from Wiktionary, Creative Commons Attribution/Share-Alike License

  • v. Simple past tense and past participle of cabal.


Sorry, no etymologies found.


  • There have always been among the refuse of our literature, some of those wretches who have sold their pens and caballed against their very benefactors.

    A Philosophical Dictionary

  • Because they have performed cures instead of miracles — have been useful and not caballed — cured poor women without either directing or seducing them.

    A Philosophical Dictionary

  • Baltus likewise, in his capacity of Jesuit, caballed with no little perseverance and bitterness on the occasion, in union with his brethren, who at that time were as high in credit and influence as they have since been plunged deep in ignominy.

    A Philosophical Dictionary

  • Jansenist set fire to them, and Letellier was burned to a cinder; while the Jansenist, who had no less caballed than the Jesuit, had his share of the flames.

    A Philosophical Dictionary

  • Michael Angelo might say to Raphael, your envy has only induced you to study and execute still better than I do; you have not depreciated me, you have not caballed against me before the pope, you have not endeavored to get me excommunicated for placing in my picture of the Last Judgment one-eyed and lame persons in paradise, and pampered cardinals with beautiful women perfectly naked in hell!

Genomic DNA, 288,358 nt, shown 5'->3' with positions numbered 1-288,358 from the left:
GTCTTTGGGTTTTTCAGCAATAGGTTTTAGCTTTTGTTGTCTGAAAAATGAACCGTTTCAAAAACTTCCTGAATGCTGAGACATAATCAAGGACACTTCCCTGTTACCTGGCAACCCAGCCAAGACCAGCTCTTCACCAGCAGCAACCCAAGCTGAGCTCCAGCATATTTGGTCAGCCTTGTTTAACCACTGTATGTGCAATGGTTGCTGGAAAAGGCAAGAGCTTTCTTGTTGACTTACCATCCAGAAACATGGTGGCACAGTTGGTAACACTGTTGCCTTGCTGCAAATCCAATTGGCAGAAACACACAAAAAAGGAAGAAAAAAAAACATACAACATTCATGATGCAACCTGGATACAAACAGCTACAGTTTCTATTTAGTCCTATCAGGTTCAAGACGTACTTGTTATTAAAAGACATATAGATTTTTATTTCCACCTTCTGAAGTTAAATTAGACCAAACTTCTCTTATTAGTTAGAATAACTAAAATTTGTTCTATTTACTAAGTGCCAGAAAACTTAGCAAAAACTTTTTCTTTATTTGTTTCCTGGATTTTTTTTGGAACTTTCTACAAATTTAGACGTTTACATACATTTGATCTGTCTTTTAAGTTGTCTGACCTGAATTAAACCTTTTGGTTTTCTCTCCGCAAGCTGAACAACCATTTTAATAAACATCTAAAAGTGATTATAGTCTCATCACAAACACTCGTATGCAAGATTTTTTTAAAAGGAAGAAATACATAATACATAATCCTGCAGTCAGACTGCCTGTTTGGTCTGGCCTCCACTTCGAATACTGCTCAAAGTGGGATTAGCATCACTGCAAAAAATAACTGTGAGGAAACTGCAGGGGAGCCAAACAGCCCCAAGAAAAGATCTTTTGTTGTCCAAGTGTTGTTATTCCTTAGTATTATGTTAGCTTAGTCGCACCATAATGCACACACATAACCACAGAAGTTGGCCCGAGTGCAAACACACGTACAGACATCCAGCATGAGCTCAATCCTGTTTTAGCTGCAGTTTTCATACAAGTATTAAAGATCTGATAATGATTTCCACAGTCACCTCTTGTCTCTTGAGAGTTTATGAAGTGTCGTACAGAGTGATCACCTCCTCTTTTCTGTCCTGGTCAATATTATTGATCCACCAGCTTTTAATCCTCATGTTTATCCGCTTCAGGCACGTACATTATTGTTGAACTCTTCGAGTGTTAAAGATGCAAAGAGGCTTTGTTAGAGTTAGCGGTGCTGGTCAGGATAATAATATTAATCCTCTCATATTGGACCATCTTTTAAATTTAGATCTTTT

A Philosophical Dictionary

  • The three last-named persons often held little conspiracies together, and caballed or grumbled against the head of the house.

    The Virginians

  • Schedoni, however, yet remained to be tried; Vivaldi had no longer a doubt as to his having caballed with the Marchesa, and that he had been an agent in removing Ellena.

    The Italian

  • For the life of me I'm not sure whether he believed it or not, but it was nothing to me, and while they all caballed for the next few days I indulged Elspeth by squiring her round the Indian encampments.

    Flashman and The Redskins

  • Don Gabriel de Toledo, who was ordered to be very frank with me, was very reserved when he saw how I was mortified about the news of M. de Turenne, and caballed with the generals in such a manner as made me very uneasy.

    Court Memoirs of France Series — Complete

  • So dangerous an infringement on the privileges of the representative body, dwelt on minds insensible to every other consideration; the principal members caballed secretly on the perils by which they were surrounded; and the sullen concord which now marked their deliberations, was beheld by the Committee rather as the prelude to revolt, than the indication of continued obedience.

    A Residence in France During the Years 1792, 1793, 1794 and 1795, Part III., 1794 Described in a Series of Letters from an English Lady: with General and Incidental Remarks on the French Character and Manners


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